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By Jeff White

CHARLOTTESVILLE — At the end of a recent UVa football practice, Connor McCartin stood on the sideline talking with Anthony Poindexter. Both wore sweat clothes. On the field in front of them, players in full uniform pushed themselves through a grueling series of sprints.

Agony probably never looked so enticing to McCartin, whose passion for football showed in the zeal with which he attacked his special-teams duties for the Cavaliers in 2009 and ’10. He had every reason to believe he would contribute more on the field this fall, but now, early in this third year at UVa, his playing days are over.

McCartin, a 6-3, 230-pound defensive end from Warrenton, retired from football last month after struggling to recover from a concussion he suffered early in training camp.

“It’s a hard situation for a kid at 19 years old,” said Poindexter, who coordinates UVa’s special teams. “You take a hit, and all of the sudden two weeks later they say it’s not in your best interest to play anymore. But I think in the long term this is the best decision for the kid.”

McCartin, whose older brother Kyle is a redshirt junior quarterback on the team, got the news on the eve of Virginia’s opener against William and Mary. Tests done by a neuropsychologist had revealed the severity of the concussion, McCartin’s second as a Cavalier. McCartin said he met Sept. 2 with Ethan Saliba, UVa’s head athletic trainer, and Dr. John MacKnight, UVa’s co-medical director of sports medicine, among others, and they laid out for him the significant risks he would take by playing football again.

McCartin had an idea what was coming, but it was still a shock to be told that he needed to put away his helmet and pads for good.

“I took the news pretty hard, because I’ve played football forever now,” said McCartin, who’ll turn 20 this fall, “and somebody telling me that I can’t play any more, that’s a pretty big culture shock to me.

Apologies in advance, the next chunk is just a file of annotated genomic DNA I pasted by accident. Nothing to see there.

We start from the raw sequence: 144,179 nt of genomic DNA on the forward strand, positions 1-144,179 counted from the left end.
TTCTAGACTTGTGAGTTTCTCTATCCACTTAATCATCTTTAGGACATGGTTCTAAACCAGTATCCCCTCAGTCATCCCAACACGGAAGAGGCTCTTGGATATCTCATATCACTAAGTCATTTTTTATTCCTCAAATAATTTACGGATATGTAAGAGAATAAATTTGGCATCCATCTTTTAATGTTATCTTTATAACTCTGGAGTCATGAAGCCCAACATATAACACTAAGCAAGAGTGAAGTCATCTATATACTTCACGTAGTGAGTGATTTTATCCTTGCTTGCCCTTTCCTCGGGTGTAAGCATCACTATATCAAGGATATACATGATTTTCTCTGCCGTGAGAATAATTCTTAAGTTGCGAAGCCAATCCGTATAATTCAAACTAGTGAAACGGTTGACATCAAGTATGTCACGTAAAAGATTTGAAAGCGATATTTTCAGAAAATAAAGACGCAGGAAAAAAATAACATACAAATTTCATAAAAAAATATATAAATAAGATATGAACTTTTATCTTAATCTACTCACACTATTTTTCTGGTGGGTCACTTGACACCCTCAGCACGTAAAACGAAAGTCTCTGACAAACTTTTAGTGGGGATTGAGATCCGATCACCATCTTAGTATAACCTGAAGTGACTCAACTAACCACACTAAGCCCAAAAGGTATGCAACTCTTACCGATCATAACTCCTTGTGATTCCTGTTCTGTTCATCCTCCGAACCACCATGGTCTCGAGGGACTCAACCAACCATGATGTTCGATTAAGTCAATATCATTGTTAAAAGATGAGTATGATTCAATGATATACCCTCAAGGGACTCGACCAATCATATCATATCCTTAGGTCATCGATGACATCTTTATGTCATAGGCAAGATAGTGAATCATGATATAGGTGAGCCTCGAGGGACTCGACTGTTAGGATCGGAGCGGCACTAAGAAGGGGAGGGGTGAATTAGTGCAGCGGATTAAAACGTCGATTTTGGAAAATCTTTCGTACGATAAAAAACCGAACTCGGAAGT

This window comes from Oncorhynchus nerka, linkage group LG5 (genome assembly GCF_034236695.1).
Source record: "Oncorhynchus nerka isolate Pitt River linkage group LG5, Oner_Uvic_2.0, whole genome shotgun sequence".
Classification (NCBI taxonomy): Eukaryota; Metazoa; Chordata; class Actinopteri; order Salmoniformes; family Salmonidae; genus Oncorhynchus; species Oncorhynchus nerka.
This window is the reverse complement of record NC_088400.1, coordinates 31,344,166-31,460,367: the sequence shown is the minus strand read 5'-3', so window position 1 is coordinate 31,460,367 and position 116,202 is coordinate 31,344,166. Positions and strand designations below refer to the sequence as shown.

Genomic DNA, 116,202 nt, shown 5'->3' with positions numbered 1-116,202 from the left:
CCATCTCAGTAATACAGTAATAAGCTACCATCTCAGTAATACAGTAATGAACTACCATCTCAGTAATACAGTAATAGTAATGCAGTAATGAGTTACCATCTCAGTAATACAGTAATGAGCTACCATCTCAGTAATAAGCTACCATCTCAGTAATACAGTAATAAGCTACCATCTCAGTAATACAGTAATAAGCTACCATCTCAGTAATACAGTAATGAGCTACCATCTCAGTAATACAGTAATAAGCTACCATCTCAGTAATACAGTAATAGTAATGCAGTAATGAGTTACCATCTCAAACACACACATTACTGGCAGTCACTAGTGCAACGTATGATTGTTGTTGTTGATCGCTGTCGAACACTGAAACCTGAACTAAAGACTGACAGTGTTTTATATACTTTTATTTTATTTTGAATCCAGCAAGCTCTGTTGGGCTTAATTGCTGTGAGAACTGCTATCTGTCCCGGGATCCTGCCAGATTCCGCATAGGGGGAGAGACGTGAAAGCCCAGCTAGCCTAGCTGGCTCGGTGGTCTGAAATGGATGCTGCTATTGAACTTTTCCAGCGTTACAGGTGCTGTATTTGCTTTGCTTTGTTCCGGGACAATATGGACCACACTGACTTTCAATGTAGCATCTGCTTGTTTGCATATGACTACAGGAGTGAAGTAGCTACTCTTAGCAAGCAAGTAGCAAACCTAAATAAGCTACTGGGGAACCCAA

“But you can never look back and be like, ‘Well, that was the wrong decision,’ or anything like that. My health has to come first. I’ve got years and years to live, so that has to come first.”

Poindexter, who was an All-America safety at Virginia, saw his playing career cut short by a catastrophic knee injury, so he can empathize better than most with McCartin’s plight. When it became apparent that McCartin would not play again, Poindexter went to Virginia head coach Mike London with a request.

“I said, ‘Let Connor help me with special teams,’ ” Poindexter recalled.

London agreed, and so Connor McCartin the special-teams dynamo became Connor McCartin the student-coach.

“I love him to death,” Poindexter said. “I’d do anything for this kid. We want him around here, and we know the value that he brings to our program.”

During special-teams periods, McCartin works mainly with scout-team players, whose job is to simulate Virginia’s opponents. He also helps organize the personnel on the offensive scout team.

“It’s a tremendous opportunity, and I’m very thankful that Coach London offered it to me,” said McCartin, who remains on scholarship.

“When the whole thing happened, a huge door in my life was shut, and Coach London offered me this opportunity, and I just had to look at it as if someone closed this door on me for a reason and opened a new one. I just gotta take the same approach as I would to playing and do all I can and be the best at it that I can be.”

At Fauquier High School, McCartin played linebacker, tight end, running back, wide receiver, whatever his team needed. He made 135 tackles as a junior, and in the summer before his senior year McCartin accepted a scholarship offer from UVa, where Kyle was about to join the program as a recruited walk-on.